JL: It’s really not about a bag of money, it’s really about being able to tell the best story that we can and if there’s a story to be told. And what’s amazing is that it’s not just about Batman. There are characters that, at least I myself have fallen in love with, that no one would ever tell a story. Who’s gonna tell a story with Calendar Man? What would be the point of that? With all due respect to everyone that has written a Calendar Man story. He just fascinates me and this issue gave me an opportunity because Tim sent to me what do we know about him? And I was like “That’s a good question.” Who decides to make crime on calendar days?
I went and I read a whole lot and it just was sort of like why does the Riddler do riddles? Why is Catwoman got cats all over? And I was like, but maybe there’s something underneath all of that and so it’s funny it’s for me because it’s as much as I enjoy writing Batman it’s about Gilda it’s Gordon it’s Barbara Gordon it’s the other people that are out there. It’s the relationship that Bruce has with Dick, that to my memory that was not a lot of time spent with that. He was Robin and then he went to college and then he became Nightwing. So what happened, how did he grow up? What was that like? And that just gives really good stuff beyond what a lot of people believe or what comics are about which is bit-bam-boom you know? Pow!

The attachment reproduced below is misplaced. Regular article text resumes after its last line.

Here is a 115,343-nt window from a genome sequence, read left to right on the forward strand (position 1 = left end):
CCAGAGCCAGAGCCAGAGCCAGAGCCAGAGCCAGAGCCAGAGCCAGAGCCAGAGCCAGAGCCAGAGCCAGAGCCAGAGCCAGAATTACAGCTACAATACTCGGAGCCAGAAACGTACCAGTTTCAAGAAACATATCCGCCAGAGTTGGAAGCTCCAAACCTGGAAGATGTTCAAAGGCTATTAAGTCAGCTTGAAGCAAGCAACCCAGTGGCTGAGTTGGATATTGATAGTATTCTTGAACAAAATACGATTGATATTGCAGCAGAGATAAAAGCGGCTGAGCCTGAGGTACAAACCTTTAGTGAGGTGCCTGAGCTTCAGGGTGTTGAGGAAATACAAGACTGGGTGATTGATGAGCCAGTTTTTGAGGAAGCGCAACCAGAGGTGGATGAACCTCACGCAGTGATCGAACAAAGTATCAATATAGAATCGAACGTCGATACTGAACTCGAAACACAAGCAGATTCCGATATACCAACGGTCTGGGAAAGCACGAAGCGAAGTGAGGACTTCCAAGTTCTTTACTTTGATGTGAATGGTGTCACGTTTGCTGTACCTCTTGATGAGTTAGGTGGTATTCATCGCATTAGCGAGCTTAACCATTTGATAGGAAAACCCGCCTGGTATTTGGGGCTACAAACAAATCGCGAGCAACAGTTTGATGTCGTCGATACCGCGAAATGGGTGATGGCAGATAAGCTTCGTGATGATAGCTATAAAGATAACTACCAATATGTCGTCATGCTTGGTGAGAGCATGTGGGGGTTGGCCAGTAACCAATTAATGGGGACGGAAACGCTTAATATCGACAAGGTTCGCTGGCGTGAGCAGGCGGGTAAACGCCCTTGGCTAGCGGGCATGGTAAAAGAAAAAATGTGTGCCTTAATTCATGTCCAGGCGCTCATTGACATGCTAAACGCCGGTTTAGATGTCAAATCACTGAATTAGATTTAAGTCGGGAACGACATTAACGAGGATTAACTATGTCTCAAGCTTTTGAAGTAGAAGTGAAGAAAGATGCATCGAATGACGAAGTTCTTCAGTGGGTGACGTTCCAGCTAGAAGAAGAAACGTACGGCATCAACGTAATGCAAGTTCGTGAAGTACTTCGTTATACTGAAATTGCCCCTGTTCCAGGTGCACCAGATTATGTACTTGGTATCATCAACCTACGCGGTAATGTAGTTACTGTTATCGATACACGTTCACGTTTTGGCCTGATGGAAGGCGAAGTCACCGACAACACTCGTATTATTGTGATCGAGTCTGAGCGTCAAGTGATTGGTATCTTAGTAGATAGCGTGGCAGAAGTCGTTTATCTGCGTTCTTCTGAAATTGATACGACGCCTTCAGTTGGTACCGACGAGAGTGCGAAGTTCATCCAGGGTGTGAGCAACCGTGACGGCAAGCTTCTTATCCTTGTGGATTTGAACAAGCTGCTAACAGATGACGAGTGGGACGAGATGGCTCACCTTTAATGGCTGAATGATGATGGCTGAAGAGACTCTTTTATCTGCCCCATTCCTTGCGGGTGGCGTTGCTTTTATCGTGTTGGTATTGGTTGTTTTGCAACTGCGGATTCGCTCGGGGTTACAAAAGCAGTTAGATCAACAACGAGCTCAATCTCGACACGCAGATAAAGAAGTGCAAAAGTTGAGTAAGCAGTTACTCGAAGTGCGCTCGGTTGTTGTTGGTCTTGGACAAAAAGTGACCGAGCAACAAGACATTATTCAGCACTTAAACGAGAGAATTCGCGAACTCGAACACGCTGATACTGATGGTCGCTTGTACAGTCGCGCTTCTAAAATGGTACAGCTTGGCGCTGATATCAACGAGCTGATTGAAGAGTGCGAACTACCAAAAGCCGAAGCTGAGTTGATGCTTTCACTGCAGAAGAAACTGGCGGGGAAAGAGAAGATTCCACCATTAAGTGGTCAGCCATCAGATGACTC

I’m more interested in when Harvey and Gilda are having dinner at the table and the doorbell rings and Two-Face suddenly growls “Who else knows we’re here?” After he’s so confidently said I got the house back. Those are the moments and those are the things that Tim draws so beautifully and not a lot of people can do. They would just draw a big close-up to people’s faces, Tim’s run the entire kitchen down to what’s on the table and what they’re having and it just creates a mood in an atmosphere that, look if you’re going to buy a comic enjoy it.
TS: Yeah, that’s what gets me going. To fill out the world.
AIPT: There are a lot of little details I loved, like just seeing a coffee container in Two-Face’s layer or what looks like a Hulk mask in a window.
JL: Oh, I don’t know about that. That’s just a Frankenstein-looking thing.